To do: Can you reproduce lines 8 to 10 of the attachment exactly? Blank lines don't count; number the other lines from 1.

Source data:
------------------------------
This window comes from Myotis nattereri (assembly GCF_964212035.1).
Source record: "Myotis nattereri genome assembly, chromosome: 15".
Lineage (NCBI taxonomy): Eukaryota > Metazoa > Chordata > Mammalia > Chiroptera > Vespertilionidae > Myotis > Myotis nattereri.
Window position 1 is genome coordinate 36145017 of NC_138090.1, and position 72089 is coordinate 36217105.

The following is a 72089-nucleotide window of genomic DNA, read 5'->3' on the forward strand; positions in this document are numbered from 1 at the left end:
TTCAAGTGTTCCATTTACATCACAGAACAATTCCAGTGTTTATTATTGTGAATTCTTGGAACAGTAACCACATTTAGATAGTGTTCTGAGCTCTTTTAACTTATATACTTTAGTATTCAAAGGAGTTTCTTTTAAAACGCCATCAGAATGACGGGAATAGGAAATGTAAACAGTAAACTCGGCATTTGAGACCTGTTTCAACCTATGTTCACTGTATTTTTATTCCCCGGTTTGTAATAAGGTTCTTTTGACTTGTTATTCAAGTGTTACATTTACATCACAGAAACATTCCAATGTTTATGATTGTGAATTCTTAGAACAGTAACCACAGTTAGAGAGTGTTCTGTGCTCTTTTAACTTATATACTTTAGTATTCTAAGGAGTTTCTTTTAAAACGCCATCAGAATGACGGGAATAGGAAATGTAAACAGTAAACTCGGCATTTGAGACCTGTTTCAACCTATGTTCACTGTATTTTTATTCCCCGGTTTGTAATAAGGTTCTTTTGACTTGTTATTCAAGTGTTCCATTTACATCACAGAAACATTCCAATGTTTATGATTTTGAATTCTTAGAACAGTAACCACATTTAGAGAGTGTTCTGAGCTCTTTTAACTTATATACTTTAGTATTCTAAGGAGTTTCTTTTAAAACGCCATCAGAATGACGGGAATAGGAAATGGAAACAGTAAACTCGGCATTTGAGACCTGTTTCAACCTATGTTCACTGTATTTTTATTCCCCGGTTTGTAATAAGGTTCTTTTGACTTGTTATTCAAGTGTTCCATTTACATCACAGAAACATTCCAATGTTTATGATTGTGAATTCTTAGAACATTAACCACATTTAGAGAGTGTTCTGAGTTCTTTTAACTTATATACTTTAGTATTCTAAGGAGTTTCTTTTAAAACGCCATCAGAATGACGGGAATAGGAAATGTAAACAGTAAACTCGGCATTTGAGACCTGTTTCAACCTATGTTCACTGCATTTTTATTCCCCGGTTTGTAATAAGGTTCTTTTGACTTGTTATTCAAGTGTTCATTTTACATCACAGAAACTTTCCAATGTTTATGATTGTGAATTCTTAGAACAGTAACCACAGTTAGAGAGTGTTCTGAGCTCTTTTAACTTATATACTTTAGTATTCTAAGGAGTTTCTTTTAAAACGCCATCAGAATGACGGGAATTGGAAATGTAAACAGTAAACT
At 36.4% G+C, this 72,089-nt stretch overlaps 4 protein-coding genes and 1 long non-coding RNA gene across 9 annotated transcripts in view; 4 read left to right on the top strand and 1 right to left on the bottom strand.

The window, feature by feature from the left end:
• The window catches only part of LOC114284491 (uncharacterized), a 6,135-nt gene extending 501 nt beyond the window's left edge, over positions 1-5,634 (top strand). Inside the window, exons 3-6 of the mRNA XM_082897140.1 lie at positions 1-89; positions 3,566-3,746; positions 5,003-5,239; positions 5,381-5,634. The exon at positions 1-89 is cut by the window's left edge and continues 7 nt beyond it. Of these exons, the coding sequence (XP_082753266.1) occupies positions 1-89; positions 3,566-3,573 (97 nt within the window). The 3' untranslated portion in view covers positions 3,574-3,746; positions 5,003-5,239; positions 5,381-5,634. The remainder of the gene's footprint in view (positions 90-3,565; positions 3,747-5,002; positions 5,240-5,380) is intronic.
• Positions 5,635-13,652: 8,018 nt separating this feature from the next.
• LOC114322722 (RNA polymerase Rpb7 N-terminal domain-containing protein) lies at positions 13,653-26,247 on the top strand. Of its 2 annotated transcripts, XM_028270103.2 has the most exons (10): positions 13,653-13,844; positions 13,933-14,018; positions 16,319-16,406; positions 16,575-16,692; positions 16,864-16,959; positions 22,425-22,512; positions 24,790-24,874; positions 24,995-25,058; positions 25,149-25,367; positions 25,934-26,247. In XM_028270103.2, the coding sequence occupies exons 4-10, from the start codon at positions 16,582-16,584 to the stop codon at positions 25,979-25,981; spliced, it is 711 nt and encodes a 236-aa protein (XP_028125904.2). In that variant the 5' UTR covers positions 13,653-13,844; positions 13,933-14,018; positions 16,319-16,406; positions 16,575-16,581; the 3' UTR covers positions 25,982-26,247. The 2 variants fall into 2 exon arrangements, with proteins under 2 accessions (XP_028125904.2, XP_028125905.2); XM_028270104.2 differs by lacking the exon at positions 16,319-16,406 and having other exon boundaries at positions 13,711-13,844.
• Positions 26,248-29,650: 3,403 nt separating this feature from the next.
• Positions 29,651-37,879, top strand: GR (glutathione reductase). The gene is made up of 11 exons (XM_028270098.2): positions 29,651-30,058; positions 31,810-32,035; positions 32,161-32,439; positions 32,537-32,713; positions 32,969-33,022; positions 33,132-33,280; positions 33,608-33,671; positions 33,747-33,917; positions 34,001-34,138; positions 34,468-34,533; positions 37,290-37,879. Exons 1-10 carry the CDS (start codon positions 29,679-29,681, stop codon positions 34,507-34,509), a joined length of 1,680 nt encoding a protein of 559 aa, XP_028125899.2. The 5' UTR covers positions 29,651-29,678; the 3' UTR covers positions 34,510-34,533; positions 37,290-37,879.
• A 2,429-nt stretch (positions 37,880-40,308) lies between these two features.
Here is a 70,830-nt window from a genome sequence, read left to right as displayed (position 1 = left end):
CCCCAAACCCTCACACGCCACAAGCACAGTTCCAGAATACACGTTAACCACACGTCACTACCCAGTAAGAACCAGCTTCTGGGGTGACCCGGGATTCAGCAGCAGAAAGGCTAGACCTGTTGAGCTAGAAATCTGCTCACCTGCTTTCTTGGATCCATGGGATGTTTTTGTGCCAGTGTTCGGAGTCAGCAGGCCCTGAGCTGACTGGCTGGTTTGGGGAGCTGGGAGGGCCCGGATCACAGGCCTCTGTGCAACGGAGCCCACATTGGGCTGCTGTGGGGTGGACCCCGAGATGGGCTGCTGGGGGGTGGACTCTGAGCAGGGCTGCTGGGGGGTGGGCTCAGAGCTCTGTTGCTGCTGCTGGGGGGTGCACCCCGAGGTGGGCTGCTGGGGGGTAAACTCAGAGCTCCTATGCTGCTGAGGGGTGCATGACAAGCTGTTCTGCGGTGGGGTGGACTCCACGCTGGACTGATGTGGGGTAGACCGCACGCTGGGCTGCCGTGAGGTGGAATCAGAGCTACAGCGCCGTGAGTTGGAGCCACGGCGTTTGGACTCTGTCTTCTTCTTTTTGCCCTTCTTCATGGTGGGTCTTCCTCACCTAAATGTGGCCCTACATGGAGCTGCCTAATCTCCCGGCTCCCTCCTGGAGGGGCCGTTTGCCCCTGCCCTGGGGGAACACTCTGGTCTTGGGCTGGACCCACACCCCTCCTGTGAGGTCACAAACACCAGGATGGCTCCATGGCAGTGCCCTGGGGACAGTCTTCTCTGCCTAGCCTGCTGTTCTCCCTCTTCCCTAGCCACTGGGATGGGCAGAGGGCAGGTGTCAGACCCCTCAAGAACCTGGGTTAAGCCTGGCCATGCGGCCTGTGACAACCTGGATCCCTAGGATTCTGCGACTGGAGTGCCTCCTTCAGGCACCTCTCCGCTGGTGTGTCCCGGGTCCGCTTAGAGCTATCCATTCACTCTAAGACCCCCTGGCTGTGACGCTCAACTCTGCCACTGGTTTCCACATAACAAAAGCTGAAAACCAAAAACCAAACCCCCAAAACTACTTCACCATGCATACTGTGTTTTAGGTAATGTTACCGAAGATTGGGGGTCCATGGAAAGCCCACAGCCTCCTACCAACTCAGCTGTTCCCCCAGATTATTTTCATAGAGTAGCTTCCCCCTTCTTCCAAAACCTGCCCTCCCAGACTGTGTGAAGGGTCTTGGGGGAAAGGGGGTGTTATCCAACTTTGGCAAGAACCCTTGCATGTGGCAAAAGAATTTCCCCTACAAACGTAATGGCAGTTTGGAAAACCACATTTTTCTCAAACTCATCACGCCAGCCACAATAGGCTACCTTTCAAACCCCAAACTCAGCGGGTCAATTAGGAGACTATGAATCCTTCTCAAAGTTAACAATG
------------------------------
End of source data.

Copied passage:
The window, feature by feature from the left end:
• The window catches only part of LOC114284491 (uncharacterized), a 6,135-nt gene extending 501 nt beyond the window's left edge, over positions 1-5,634 (top strand). Inside the window, exons 3-6 of the mRNA XM_082897140.1 lie at positions 1-89; positions 3,566-3,746; positions 5,003-5,239; positions 5,381-5,634. The exon at positions 1-89 is cut by the window's left edge and continues 7 nt beyond it. Of these exons, the coding sequence (XP_082753266.1) occupies positions 1-89; positions 3,566-3,573 (97 nt within the window). The 3' untranslated portion in view covers positions 3,574-3,746; positions 5,003-5,239; positions 5,381-5,634. The remainder of the gene's footprint in view (positions 90-3,565; positions 3,747-5,002; positions 5,240-5,380) is intronic.
• Positions 5,635-13,652: 8,018 nt separating this feature from the next.